175 pics after the jump:

Saturday, July 26, 2014

Sunday, July 20, 2014

Saturday, July 19, 2014

Time Tunnel - Store Visit

It’s nice to bounce back with some good news on the toy store front. Today I visited a venerable old shop (23 years old and counting) that is not only defiant and standing, but thriving. 

The shop is called Time Tunnel. This San Jose, California fixture has faced the tide of the Internet onslaught – which has helped lay waste to the Northern California vintage toy scene – and come out standing tall. Time Tunnel is proof positive that people like to look at things in person. During my brief visit, there was a constant stream of shoppers.

First, the store details:

Address: 532 South Bascom Ave. San Jose, CA 95128
Phone: 408-298-1709
Hours: Tues-Sat 12:00-6:00 PM (Closed Sundays and Mondays)

Note: On the store's page, it says to call them before heading over to make sure they're open, since they do travel for events, inventory management, etc. 

Time Tunnel has the look and feel of a Japanese “showcase shop,” but what’s different is that unlike showcase shops, where people rent cases to sell their things, the stock in Time Tunnel is all Joe’s. The super friendly owner will happily chat about toys, records, magazines, or other pop culture goods.
The stock is vintage, mostly from the 70s-90s. It ranges from toys based on old American TV shows and movies to Japanese tokusatsu toys. Along with the Star Wars, Transformers, GI Joe, Power Rangers, and other goodies, there’s also a good selection of posters, paperwork, magazines, and records.
I had a great time checking out the shop, chatting with Joe, and picking up some cool tokusatsu paperwork. 

More store photos and info after the jump:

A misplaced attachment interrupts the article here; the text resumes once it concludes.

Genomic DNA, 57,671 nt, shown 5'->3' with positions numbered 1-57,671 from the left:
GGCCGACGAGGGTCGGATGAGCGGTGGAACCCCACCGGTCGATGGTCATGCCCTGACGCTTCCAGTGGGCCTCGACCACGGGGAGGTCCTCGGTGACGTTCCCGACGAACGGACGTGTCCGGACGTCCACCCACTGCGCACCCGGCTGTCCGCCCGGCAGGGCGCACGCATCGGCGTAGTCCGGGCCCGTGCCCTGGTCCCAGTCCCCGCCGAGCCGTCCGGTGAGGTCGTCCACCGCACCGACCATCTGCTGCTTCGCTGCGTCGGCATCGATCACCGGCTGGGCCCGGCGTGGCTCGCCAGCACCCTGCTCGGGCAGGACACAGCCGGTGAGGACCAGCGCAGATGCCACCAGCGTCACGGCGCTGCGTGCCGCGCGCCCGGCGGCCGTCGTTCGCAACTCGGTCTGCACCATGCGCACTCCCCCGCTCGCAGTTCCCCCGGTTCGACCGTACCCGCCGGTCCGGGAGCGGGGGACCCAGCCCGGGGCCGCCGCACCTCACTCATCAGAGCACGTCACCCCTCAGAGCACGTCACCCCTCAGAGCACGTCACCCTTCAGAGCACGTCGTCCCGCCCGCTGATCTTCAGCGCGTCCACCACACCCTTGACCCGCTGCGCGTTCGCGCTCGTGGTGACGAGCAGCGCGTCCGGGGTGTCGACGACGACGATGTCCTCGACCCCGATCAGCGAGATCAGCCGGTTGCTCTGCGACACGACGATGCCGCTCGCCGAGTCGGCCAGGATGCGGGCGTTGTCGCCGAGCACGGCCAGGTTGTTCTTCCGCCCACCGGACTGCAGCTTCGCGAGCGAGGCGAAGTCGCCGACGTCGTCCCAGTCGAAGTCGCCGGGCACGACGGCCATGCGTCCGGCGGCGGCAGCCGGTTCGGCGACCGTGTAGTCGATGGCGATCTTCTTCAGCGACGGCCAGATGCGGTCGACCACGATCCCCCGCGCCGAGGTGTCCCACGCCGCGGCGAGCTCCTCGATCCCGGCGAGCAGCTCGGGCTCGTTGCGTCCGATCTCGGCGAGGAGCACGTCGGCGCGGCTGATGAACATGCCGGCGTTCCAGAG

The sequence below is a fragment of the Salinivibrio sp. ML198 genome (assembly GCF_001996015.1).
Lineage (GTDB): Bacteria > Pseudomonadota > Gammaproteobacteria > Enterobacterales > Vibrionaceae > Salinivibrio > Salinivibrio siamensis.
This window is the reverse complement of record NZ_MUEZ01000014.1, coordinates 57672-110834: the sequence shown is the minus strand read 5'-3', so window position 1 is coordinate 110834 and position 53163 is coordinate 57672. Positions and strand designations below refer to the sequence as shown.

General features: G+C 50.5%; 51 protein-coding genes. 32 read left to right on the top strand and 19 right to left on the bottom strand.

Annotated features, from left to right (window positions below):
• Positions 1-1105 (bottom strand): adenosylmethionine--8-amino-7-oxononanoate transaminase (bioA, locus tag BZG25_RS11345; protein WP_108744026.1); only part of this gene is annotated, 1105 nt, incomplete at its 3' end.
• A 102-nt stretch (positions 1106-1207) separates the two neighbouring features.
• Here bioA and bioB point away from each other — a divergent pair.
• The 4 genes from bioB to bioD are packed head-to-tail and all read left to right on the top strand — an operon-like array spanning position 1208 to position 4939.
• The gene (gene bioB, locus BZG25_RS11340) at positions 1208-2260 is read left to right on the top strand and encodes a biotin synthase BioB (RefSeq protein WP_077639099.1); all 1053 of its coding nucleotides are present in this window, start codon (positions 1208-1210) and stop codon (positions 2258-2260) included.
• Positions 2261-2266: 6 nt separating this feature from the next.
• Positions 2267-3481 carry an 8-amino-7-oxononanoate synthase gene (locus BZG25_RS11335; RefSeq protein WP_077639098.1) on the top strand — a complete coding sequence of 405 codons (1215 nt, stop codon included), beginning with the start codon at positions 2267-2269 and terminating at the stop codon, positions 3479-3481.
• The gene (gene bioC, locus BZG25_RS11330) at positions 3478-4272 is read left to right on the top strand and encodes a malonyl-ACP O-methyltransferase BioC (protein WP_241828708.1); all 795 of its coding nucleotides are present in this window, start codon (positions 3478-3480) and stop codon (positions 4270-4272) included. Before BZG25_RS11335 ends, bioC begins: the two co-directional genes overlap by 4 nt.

Sunday, July 13, 2014

Rare Marusan Kaiju

Rare figures in beautiful condition. On display in Nakano.

 More after the jump:

Friday, July 11, 2014

So long, Jyarinco

After 12 years in business, Jyarinco has closed its doors for good  Long one of the best indie shops in Tokyo, Jyarinco was a must-visit shop for figures of all sorts, from sofubi to chogokin to everything in between.

The early players like Popy and Bullmark were well represented, as were later arrivals, in addition to indie sofubi makers. In fact, Jyarinco released a number of Real Head collaborations and stocked a cabinet of indie toys for years.

Jyarinco's story arc is becoming all too familiar, and there are fewer and fewer shops like it in Japan. A major factor is the difficulty of getting new stock. The Internet has become a major means for collectors to unload toys. It's also difficult to compete against the larger shops when it comes to bringing in new product and attracting customer foot traffic.

Personally, I'm not a fan of the trend of everything moving online. I get the convenience, and I think it's great that the Net opens up buying chances for folks who aren't near a shop. But when things tilt so far that the last remaining physical shops are closing their doors, then that's a problem. There really is no substitute for walking into a shop, seeing something for the first time, and chatting with the owner about it. I'm not a luddite, but I do hope the pendulum doesn't swing so far that it knocks out the remaining indie shops.

Whatever the reason for his deciding to move on, I wish Jyarinco's owner all the best in his upcoming endeavors, and I thank him for a dozen great years. The shop leaves a real legacy, not just as a "remember back in the day" line, but as a model of what still can be with current and future shops, where owners are passionate, knowledgeable, and great to talk to and learn from. Thanks so much for that and for the chance to see and buy some great toys!

So long, Jyarinco.

Sunday, July 6, 2014